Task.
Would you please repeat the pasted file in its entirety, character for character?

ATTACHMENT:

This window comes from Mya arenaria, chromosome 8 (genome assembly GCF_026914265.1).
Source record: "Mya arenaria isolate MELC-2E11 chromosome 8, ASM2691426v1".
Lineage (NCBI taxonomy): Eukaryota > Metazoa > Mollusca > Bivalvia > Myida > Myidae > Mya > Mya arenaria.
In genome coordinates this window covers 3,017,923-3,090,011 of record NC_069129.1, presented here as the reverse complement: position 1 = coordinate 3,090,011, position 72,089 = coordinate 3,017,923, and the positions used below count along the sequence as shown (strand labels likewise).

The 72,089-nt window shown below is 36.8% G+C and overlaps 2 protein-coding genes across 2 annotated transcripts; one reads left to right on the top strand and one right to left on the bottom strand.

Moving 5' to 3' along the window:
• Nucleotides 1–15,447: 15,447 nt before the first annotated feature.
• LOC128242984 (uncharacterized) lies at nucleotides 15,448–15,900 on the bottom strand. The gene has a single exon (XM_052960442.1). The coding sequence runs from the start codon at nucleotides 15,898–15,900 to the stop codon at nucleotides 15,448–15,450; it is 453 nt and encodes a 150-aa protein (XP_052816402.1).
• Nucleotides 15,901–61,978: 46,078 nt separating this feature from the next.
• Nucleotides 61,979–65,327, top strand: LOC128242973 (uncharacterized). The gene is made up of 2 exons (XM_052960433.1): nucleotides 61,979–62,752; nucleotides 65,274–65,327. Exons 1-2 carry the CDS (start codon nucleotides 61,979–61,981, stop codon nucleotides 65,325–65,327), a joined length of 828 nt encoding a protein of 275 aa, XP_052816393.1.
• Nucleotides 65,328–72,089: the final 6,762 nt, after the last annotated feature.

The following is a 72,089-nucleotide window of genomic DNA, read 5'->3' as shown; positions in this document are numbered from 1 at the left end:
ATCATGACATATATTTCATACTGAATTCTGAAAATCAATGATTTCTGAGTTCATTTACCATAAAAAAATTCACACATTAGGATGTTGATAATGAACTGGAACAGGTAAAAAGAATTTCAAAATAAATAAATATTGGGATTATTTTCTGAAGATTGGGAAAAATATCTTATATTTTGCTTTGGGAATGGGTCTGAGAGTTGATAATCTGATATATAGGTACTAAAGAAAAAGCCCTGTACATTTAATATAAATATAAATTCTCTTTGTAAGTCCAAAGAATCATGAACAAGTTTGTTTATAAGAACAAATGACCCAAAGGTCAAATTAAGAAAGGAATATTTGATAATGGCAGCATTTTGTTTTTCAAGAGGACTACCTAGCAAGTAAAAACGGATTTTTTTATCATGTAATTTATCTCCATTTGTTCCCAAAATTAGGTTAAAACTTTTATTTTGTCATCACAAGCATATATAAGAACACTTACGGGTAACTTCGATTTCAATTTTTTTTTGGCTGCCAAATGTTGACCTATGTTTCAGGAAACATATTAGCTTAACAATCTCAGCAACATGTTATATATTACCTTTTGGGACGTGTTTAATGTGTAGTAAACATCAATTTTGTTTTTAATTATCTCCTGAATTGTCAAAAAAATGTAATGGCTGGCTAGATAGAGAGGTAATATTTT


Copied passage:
This window comes from Mya arenaria, chromosome 8 (genome assembly GCF_026914265.1).
Source record: "Mya arenaria isolate MELC-2E11 chromosome 8, ASM2691426v1".
Lineage (NCBI taxonomy): Eukaryota > Metazoa > Mollusca > Bivalvia > Myida > Myidae > Mya > Mya arenaria.
In genome coordinates this window covers 3,017,923-3,090,011 of record NC_069129.1, presented here as the reverse complement: position 1 = coordinate 3,090,011, position 72,089 = coordinate 3,017,923, and the positions used below count along the sequence as shown (strand labels likewise).

The 72,089-nt window shown below is 36.8% G+C and overlaps 2 protein-coding genes across 2 annotated transcripts; one reads left to right on the top strand and one right to left on the bottom strand.

Moving 5' to 3' along the window:
• Nucleotides 1–15,447: 15,447 nt before the first annotated feature.
• LOC128242984 (uncharacterized) lies at nucleotides 15,448–15,900 on the bottom strand. The gene has a single exon (XM_052960442.1). The coding sequence runs from the start codon at nucleotides 15,898–15,900 to the stop codon at nucleotides 15,448–15,450; it is 453 nt and encodes a 150-aa protein (XP_052816402.1).
• Nucleotides 15,901–61,978: 46,078 nt separating this feature from the next.
• Nucleotides 61,979–65,327, top strand: LOC128242973 (uncharacterized). The gene is made up of 2 exons (XM_052960433.1): nucleotides 61,979–62,752; nucleotides 65,274–65,327. Exons 1-2 carry the CDS (start codon nucleotides 61,979–61,981, stop codon nucleotides 65,325–65,327), a joined length of 828 nt encoding a protein of 275 aa, XP_052816393.1.
• Nucleotides 65,328–72,089: the final 6,762 nt, after the last annotated feature.

The following is a 72,089-nucleotide window of genomic DNA, read 5'->3' as shown; positions in this document are numbered from 1 at the left end:
ATCATGACATATATTTCATACTGAATTCTGAAAATCAATGATTTCTGAGTTCATTTACCATAAAAAAATTCACACATTAGGATGTTGATAATGAACTGGAACAGGTAAAAAGAATTTCAAAATAAATAAATATTGGGATTATTTTCTGAAGATTGGGAAAAATATCTTATATTTTGCTTTGGGAATGGGTCTGAGAGTTGATAATCTGATATATAGGTACTAAAGAAAAAGCCCTGTACATTTAATATAAATATAAATTCTCTTTGTAAGTCCAAAGAATCATGAACAAGTTTGTTTATAAGAACAAATGACCCAAAGGTCAAATTAAGAAAGGAATATTTGATAATGGCAGCATTTTGTTTTTCAAGAGGACTACCTAGCAAGTAAAAACGGATTTTTTTATCATGTAATTTATCTCCATTTGTTCCCAAAATTAGGTTAAAACTTTTATTTTGTCATCACAAGCATATATAAGAACACTTACGGGTAACTTCGATTTCAATTTTTTTTTGGCTGCCAAATGTTGACCTATGTTTCAGGAAACATATTAGCTTAACAATCTCAGCAACATGTTATATATTACCTTTTGGGACGTGTTTAATGTGTAGTAAACATCAATTTTGTTTTTAATTATCTCCTGAATTGTCAAAAAAATGTAATGGCTGGCTAGATAGAGAGGTAATATTTT